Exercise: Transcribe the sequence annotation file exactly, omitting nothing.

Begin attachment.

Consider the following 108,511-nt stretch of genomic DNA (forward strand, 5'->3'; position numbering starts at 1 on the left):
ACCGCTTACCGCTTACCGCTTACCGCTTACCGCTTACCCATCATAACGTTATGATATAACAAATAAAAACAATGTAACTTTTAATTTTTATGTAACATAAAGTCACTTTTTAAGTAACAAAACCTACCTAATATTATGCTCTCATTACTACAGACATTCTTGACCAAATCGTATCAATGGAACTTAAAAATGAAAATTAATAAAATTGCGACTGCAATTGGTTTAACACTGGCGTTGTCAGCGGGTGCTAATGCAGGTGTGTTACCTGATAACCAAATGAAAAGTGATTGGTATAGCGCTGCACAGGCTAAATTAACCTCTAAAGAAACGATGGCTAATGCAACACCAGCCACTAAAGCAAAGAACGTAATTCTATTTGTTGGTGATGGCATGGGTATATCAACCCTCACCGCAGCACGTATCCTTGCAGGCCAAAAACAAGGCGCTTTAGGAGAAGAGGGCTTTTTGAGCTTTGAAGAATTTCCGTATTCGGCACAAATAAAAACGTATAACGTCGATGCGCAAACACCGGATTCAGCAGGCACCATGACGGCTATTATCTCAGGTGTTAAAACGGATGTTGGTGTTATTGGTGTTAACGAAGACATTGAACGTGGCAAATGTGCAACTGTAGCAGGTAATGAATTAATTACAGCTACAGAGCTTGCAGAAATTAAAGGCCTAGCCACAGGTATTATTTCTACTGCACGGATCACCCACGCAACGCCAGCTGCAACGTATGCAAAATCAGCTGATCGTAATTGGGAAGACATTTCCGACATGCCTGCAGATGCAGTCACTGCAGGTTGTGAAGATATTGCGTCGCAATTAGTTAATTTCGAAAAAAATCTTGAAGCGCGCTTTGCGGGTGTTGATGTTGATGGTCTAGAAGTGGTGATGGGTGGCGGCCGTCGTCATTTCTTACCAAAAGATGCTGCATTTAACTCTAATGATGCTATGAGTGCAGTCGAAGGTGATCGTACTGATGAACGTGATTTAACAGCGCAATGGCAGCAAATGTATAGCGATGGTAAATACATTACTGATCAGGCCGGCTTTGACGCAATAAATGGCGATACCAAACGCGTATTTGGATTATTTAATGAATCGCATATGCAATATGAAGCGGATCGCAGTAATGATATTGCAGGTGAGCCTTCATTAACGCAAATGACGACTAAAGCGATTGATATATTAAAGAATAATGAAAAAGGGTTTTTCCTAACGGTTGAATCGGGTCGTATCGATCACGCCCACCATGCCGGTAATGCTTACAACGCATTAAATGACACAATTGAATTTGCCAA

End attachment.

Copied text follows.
Consider the following 108,511-nt stretch of genomic DNA (forward strand, 5'->3'; position numbering starts at 1 on the left):
ACCGCTTACCGCTTACCGCTTACCGCTTACCGCTTACCCATCATAACGTTATGATATAACAAATAAAAACAATGTAACTTTTAATTTTTATGTAACATAAAGTCACTTTTTAAGTAACAAAACCTACCTAATATTATGCTCTCATTACTACAGACATTCTTGACCAAATCGTATCAATGGAACTTAAAAATGAAAATTAATAAAATTGCGACTGCAATTGGTTTAACACTGGCGTTGTCAGCGGGTGCTAATGCAGGTGTGTTACCTGATAACCAAATGAAAAGTGATTGGTATAGCGCTGCACAGGCTAAATTAACCTCTAAAGAAACGATGGCTAATGCAACACCAGCCACTAAAGCAAAGAACGTAATTCTATTTGTTGGTGATGGCATGGGTATATCAACCCTCACCGCAGCACGTATCCTTGCAGGCCAAAAACAAGGCGCTTTAGGAGAAGAGGGCTTTTTGAGCTTTGAAGAATTTCCGTATTCGGCACAAATAAAAACGTATAACGTCGATGCGCAAACACCGGATTCAGCAGGCACCATGACGGCTATTATCTCAGGTGTTAAAACGGATGTTGGTGTTATTGGTGTTAACGAAGACATTGAACGTGGCAAATGTGCAACTGTAGCAGGTAATGAATTAATTACAGCTACAGAGCTTGCAGAAATTAAAGGCCTAGCCACAGGTATTATTTCTACTGCACGGATCACCCACGCAACGCCAGCTGCAACGTATGCAAAATCAGCTGATCGTAATTGGGAAGACATTTCCGACATGCCTGCAGATGCAGTCACTGCAGGTTGTGAAGATATTGCGTCGCAATTAGTTAATTTCGAAAAAAATCTTGAAGCGCGCTTTGCGGGTGTTGATGTTGATGGTCTAGAAGTGGTGATGGGTGGCGGCCGTCGTCATTTCTTACCAAAAGATGCTGCATTTAACTCTAATGATGCTATGAGTGCAGTCGAAGGTGATCGTACTGATGAACGTGATTTAACAGCGCAATGGCAGCAAATGTATAGCGATGGTAAATACATTACTGATCAGGCCGGCTTTGACGCAATAAATGGCGATACCAAACGCGTATTTGGATTATTTAATGAATCGCATATGCAATATGAAGCGGATCGCAGTAATGATATTGCAGGTGAGCCTTCATTAACGCAAATGACGACTAAAGCGATTGATATATTAAAGAATAATGAAAAAGGGTTTTTCCTAACGGTTGAATCGGGTCGTATCGATCACGCCCACCATGCCGGTAATGCTTACAACGCATTAAATGACACAATTGAATTTGCCAA